Ukraine House in Denmark

"Cultural cleansing is an instrument of war; it is a tool wielded by the Russian Federation against the Ukrainian people." - Visit of Ukrainian MP Yevheniia Kravchuk, Member of the Cultural Committee of PACE, to Ukraine House in Denmark

Ukraine House

Copenhagen, Denmark - On Tuesday, May 28th, Ukraine House in Denmark hosted a compelling discussion with Yevheniia Kravchuk, Ukrainian MP, Deputy Chair of the Committee on Humanitarian and Informational Policy in the Ukrainian Parliament, and author of the PACE resolution on cultural erasure during the war. The discussion addressed the challenges and opportunities of safeguarding culture amidst the Russian aggression against Ukraine.

Key points articulated by Yevheniya Kravchuk include:

  • Cultural and Physical Destruction: Russia's objective extends beyond physical annihilation of Ukrainians to encompass the obliteration of their identity. This is starkly illustrated by the destruction of language and cultural heritage, including UNESCO sites and heritage significant to specific regions, villages, or families. The collective loss felt by the community when such cultural assets are destroyed is profound.
  • Threat to Ukrainian and Crimean Tatar Heritage: Since 2014 and the occupation of Crimea, Ukrainian and Crimean Tatar cultural heritage are under severe threat. Notable examples include the destruction of sites in Crimea, such as the Khan Palace, under the guise of "reconstruction."
  • Digitalization of Archives: The digitalization of Ukrainian museum archives is crucial, given the targeted attacks by the Russian army and rampant looting in occupied territories. The scale of looting is unprecedented since World War II, with thousands of objects taken from the Kherson area and illegal archaeological excavations conducted by the Russian Academy of Science in Crimea, transporting Ukrainian artifacts to Russia.
  • Criminal Accountability: The Office of the Secretary General has dedicated personnel addressing crimes against cultural heritage, actively working on more than eight criminal cases.
  • Cultural Reparations: The cultural reparations are vital, with UNESCO estimating nearly 3.5 billion euros worth of cultural destruction in the second year of the full-scale invasion. These funds could potentially be sourced from frozen Russian assets. While cultural heritage is priceless, the examples of Warsaw and Rotterdam post-World War II illustrate the irreplaceability of many cultural treasures.
  • Language and Education Under Attack: Recent attacks on Ukrainian typography, such as the bombing of the "Factor" printing house in Kharkiv, resulted in the death of seven people and the destruction of over 50,000 books, including 40% of school books for the upcoming academic year. The erasure of Ukrainian culture is further compounded by the indoctrination and russification of kidnapped Ukrainian children in Russia. The resolution proposed by Yevheniya aims to address these acts of deliberate cultural cleansing.
  • Cultural Cleansing as a War Instrument: The resolution identifies cultural erasure or cultural cleansing as a weapon of war used by the Russian Federation against the Ukrainian people, potentially constituting part of a broader genocidal campaign.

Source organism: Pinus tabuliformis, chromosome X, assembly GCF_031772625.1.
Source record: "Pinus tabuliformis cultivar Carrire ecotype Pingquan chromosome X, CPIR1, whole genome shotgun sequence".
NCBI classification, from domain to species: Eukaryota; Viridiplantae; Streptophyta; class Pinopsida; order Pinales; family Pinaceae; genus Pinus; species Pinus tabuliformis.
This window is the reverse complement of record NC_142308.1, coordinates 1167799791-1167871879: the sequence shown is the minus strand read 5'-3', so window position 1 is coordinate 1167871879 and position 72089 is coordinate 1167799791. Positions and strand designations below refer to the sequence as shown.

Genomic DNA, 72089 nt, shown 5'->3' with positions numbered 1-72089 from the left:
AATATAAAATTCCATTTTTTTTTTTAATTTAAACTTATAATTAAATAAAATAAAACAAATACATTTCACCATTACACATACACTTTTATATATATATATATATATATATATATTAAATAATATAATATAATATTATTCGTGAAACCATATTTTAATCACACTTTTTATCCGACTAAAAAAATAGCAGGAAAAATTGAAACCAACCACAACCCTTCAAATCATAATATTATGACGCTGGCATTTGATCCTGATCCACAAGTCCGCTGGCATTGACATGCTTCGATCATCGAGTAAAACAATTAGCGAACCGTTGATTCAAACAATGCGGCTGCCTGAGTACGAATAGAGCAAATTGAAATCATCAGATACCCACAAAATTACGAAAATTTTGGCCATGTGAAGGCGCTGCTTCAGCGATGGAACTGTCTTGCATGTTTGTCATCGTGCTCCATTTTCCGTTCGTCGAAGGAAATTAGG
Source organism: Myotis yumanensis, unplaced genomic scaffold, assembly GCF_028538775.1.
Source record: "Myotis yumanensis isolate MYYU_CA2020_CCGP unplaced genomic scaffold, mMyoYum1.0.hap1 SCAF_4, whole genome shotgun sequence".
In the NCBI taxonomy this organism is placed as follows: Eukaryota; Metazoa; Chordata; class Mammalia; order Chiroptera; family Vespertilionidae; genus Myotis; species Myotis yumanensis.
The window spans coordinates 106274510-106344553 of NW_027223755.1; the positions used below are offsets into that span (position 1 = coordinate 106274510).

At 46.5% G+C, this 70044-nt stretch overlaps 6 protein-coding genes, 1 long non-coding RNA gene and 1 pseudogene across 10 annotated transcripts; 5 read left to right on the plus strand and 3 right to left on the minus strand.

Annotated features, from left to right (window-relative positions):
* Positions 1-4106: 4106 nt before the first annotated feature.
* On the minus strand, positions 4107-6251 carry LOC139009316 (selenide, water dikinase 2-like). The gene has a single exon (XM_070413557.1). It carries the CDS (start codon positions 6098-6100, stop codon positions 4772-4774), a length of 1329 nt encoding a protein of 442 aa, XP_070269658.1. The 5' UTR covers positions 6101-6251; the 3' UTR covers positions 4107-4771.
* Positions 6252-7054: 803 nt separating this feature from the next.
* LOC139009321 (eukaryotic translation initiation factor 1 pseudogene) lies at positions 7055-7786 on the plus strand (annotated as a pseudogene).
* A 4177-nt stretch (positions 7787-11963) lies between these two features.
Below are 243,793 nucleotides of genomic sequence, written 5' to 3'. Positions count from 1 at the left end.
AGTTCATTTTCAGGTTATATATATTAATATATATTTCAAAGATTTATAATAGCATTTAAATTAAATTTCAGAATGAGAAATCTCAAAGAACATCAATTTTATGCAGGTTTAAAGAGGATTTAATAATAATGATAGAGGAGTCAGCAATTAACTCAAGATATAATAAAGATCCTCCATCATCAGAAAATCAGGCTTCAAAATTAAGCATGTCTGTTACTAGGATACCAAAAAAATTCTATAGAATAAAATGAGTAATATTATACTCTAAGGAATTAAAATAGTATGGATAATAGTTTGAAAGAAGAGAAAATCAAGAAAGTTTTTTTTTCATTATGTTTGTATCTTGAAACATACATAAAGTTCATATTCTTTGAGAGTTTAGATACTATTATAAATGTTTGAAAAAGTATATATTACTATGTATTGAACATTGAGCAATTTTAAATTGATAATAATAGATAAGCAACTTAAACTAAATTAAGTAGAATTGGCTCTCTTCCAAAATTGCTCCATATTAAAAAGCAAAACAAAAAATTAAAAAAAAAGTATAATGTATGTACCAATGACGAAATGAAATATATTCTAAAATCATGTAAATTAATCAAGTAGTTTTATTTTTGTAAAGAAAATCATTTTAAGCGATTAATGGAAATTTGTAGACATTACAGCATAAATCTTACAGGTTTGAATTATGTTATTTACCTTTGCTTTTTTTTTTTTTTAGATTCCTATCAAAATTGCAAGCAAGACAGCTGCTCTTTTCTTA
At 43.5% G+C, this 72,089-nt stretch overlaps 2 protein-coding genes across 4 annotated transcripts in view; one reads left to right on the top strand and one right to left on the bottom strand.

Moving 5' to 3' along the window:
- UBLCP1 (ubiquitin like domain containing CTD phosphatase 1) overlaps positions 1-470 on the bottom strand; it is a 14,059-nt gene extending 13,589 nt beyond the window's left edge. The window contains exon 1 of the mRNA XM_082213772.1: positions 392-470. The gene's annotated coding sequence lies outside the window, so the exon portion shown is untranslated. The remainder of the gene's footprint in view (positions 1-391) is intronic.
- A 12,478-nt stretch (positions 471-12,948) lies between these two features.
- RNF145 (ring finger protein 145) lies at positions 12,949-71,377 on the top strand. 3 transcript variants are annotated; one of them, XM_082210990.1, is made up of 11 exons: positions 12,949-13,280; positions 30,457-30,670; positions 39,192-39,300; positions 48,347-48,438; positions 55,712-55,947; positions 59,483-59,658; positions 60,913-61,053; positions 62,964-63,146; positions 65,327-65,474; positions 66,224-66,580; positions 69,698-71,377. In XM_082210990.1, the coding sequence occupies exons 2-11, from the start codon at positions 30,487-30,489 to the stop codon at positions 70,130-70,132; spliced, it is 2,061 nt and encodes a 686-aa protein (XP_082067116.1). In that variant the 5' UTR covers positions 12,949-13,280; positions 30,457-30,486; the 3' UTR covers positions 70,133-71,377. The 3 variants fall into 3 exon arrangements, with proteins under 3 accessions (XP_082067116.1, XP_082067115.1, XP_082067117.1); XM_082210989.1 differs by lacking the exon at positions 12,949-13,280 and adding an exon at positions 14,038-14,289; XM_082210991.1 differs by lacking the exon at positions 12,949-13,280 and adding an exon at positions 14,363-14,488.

• Demand for Ukrainian Culture: There is significant demand for Ukrainian art, books, and theatre within Ukraine. However, given the prioritization of defense in the state budget, additional aid is needed specifically for cultural preservation and support for artists.
  • Intercultural Cooperation: To preserve Ukrainian culture, fostering intercultural cooperation is essential. Initiatives such as partnerships between libraries and museums in Denmark and Ukraine, and translation projects, are crucial.
  • Targeting of Ukrainian Creatives: Ukrainian writers and creatives are being targeted, as seen in the tragic fate of the diary of Volodymyr Vakulenko, discovered and published by Viktoria Amelina, both of whom were killed by Russian forces. Many copies of the books of new contemporary authors, such as “Words and Bullets” by Nataliia Korniyenko, were destroyed in the recent attack on the "Factor" printing house.
  • Imperial Legacy and "Russian World": The concept of the "Russian world" represents a neo-imperial worldview perpetuated by Russia, which continues to wage what is hoped to be the last imperial war on this continent. Unlike other colonial states, Russia has not reflected on its colonial legacy but continues to perpetuate it. True democracy in Russia necessitates acknowledging and accepting responsibility for these crimes.

Nataliya Popovych, Head of Ukraine House in Denmark, underscored that Russia's attempts to destroy Ukrainian people and culture are part of the broader genocidal character of Russia’s war against Ukraine, but unfortunately Ukraine’s allies are slow to treat this war as genocide (culturecide, ecocide) and react accordingly. At the same time for the Ukrainian culture to have a future, the Ukrainian statehood must be preserved and protected. "You simply cannot sustain culture anywhere else fully but in the home country. There is only so much you can do in diaspora," she emphasized.

The discussion highlighted the multifaceted nature of protecting cultural heritage during Russia’s war of aggression, in which cultural erasure is a key objective. Proactive measures discussed included providing Ukraine with necessary arms and permits to strike into Russian territory and using frozen Russian assets to fund the reconstruction of Ukrainian heritage and culture.


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